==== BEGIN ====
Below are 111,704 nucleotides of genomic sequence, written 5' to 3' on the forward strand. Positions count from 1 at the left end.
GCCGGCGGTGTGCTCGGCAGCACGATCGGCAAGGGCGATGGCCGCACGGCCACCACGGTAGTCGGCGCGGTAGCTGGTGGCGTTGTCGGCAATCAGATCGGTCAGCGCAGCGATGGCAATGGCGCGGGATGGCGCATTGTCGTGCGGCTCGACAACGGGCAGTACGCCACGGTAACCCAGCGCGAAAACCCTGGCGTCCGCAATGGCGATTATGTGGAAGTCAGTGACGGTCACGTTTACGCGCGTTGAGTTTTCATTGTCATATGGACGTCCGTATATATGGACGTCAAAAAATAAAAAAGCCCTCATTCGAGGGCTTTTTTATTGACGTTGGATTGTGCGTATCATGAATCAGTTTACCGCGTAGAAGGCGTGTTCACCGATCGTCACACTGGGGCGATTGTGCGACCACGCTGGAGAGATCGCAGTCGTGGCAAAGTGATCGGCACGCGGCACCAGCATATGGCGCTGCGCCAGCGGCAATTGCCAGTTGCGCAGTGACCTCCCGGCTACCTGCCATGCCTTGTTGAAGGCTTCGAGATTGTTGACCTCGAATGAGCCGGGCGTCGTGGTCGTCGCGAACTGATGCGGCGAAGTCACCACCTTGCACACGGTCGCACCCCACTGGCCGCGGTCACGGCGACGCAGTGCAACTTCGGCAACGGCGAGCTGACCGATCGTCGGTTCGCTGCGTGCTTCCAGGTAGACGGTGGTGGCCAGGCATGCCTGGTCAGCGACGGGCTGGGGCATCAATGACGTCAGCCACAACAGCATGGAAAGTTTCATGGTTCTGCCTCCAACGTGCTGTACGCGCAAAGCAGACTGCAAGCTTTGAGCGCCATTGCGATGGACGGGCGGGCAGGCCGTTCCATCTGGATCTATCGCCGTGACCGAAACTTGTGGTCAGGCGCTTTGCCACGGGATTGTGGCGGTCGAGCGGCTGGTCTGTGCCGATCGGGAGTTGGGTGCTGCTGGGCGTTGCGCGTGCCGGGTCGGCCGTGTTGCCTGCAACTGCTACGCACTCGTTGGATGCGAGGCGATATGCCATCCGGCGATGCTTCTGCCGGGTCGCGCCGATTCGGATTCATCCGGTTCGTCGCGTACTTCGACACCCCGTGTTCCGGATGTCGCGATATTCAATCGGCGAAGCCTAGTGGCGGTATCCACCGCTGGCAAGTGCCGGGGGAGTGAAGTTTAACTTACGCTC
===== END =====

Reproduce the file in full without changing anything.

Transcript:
Below are 111,704 nucleotides of genomic sequence, written 5' to 3' on the forward strand. Positions count from 1 at the left end.
GCCGGCGGTGTGCTCGGCAGCACGATCGGCAAGGGCGATGGCCGCACGGCCACCACGGTAGTCGGCGCGGTAGCTGGTGGCGTTGTCGGCAATCAGATCGGTCAGCGCAGCGATGGCAATGGCGCGGGATGGCGCATTGTCGTGCGGCTCGACAACGGGCAGTACGCCACGGTAACCCAGCGCGAAAACCCTGGCGTCCGCAATGGCGATTATGTGGAAGTCAGTGACGGTCACGTTTACGCGCGTTGAGTTTTCATTGTCATATGGACGTCCGTATATATGGACGTCAAAAAATAAAAAAGCCCTCATTCGAGGGCTTTTTTATTGACGTTGGATTGTGCGTATCATGAATCAGTTTACCGCGTAGAAGGCGTGTTCACCGATCGTCACACTGGGGCGATTGTGCGACCACGCTGGAGAGATCGCAGTCGTGGCAAAGTGATCGGCACGCGGCACCAGCATATGGCGCTGCGCCAGCGGCAATTGCCAGTTGCGCAGTGACCTCCCGGCTACCTGCCATGCCTTGTTGAAGGCTTCGAGATTGTTGACCTCGAATGAGCCGGGCGTCGTGGTCGTCGCGAACTGATGCGGCGAAGTCACCACCTTGCACACGGTCGCACCCCACTGGCCGCGGTCACGGCGACGCAGTGCAACTTCGGCAACGGCGAGCTGACCGATCGTCGGTTCGCTGCGTGCTTCCAGGTAGACGGTGGTGGCCAGGCATGCCTGGTCAGCGACGGGCTGGGGCATCAATGACGTCAGCCACAACAGCATGGAAAGTTTCATGGTTCTGCCTCCAACGTGCTGTACGCGCAAAGCAGACTGCAAGCTTTGAGCGCCATTGCGATGGACGGGCGGGCAGGCCGTTCCATCTGGATCTATCGCCGTGACCGAAACTTGTGGTCAGGCGCTTTGCCACGGGATTGTGGCGGTCGAGCGGCTGGTCTGTGCCGATCGGGAGTTGGGTGCTGCTGGGCGTTGCGCGTGCCGGGTCGGCCGTGTTGCCTGCAACTGCTACGCACTCGTTGGATGCGAGGCGATATGCCATCCGGCGATGCTTCTGCCGGGTCGCGCCGATTCGGATTCATCCGGTTCGTCGCGTACTTCGACACCCCGTGTTCCGGATGTCGCGATATTCAATCGGCGAAGCCTAGTGGCGGTATCCACCGCTGGCAAGTGCCGGGGGAGTGAAGTTTAACTTACGCTC